Blue Marlin of the Pacific

Blue marlin are distributed throughout the tropical and subtropical waters of the Atlantic, Indian, and Pacific Oceans. A bluewater fish that spends the majority of its life in the open sea far from land, the blue marlin preys on a wide variety of marine organisms, mostly near the surface. It uses its bill to stun, injure, or kill while knifing through a school of fish or other prey, then returns to eat the injured or stunned fish.

Marlin is a popular game fish with a relatively high fat content. The biggest females are more than four times as heavy as the biggest males, which rarely exceed 350 lb in weight. The longest females can reach a length of 16 ft with the bill, constituting about 20% of the total body length - making their body mass about 1,190 to 1,810 lb.

The marlin has two dorsal fins and two anal fins. The fins are supported by bony spines known as rays. Its first anal fin, along with its pectoral and caudal fins, can be folded into grooves. This streamlines the fish and thereby reduces drag.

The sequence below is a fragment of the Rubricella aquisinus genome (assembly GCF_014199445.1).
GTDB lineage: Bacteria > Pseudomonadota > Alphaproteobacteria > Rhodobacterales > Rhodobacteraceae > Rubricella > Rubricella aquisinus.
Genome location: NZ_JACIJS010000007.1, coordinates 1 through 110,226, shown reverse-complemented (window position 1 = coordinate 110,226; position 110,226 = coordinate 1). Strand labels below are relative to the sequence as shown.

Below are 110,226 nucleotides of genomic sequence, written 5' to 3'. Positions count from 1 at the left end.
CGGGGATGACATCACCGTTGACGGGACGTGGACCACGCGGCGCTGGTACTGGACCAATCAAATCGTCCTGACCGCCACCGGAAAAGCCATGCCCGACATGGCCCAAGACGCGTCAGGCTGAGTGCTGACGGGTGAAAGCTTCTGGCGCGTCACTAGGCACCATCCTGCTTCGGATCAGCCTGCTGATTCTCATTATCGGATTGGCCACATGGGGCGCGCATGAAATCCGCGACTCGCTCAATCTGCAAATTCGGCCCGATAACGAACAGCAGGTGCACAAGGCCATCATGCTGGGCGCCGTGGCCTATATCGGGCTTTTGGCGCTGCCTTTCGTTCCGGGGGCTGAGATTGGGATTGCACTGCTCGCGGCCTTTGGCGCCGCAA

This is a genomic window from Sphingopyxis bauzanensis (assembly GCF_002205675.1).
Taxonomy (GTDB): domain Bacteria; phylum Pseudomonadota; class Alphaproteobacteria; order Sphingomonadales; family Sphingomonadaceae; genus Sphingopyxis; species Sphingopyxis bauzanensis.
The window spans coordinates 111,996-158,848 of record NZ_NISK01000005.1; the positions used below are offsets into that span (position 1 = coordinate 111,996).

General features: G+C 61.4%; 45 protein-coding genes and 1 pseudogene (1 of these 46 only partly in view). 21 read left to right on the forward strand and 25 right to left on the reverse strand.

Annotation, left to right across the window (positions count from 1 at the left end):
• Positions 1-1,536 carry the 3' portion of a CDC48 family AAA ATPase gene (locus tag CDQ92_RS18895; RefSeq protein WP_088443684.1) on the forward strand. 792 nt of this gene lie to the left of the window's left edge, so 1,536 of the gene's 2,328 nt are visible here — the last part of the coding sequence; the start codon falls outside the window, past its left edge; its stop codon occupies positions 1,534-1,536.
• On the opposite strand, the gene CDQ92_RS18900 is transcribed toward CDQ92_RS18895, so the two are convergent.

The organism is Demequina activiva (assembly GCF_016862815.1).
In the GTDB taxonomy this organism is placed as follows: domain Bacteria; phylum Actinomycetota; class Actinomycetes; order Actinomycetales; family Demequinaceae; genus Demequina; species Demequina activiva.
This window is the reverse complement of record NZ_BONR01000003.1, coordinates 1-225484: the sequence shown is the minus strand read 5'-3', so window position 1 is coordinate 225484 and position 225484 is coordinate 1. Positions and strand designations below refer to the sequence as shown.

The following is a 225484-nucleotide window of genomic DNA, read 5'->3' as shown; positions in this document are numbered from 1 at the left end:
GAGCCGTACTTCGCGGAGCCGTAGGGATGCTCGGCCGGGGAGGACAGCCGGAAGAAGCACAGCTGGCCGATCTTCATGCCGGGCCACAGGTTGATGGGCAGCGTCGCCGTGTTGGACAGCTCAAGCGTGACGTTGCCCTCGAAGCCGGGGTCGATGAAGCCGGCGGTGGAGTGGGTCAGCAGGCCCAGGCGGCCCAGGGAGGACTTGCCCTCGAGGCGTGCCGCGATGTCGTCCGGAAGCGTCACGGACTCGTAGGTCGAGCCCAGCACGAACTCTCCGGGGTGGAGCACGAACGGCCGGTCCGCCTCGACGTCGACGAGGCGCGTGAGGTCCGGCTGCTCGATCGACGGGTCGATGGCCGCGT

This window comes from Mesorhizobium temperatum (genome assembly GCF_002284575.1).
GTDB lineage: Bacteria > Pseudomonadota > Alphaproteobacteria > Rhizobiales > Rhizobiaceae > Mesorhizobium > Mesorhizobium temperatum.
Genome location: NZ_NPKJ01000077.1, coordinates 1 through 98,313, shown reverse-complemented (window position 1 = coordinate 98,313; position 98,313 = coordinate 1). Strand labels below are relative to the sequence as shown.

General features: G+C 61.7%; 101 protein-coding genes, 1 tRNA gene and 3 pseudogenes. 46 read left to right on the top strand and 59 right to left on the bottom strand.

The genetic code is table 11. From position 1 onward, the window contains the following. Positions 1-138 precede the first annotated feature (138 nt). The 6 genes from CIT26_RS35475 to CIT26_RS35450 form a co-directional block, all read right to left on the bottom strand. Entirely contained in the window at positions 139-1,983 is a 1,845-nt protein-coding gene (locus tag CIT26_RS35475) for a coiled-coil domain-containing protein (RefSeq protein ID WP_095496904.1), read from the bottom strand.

Blue marlin, like other billfish, can rapidly change color. However, the body is most often blue-black on top with a silvery white underside. It has about 15 rows of pale, cobalt-colored stripes, each of which has round dots and/or thin bars, located on both sides of the fish. The body is covered with thick, bony, elongated scales

The bill is long and stout. Both the jaws and the roof of the mouth are covered with small, file-like teeth. The nerves in the mouth are so sensative, they can feel weak water motions and large changes in pressure.

Blue marlin are found year-round in tropical oceanic waters of the Atlantic and Indo-Pacific. The range expands into temperate waters of the Northern and Southern Hemispheres during the warmer months and contracts towards the Equator during colder months.

Once blue marlin reach maturity, they have few predators, with the most important probably being large pelagic sharks such as the shortfin mako and great white shark. Other potential predators include toothed whales such as the false killer whale and killer whale.


Catch one today! 

Alexa Roggeveen


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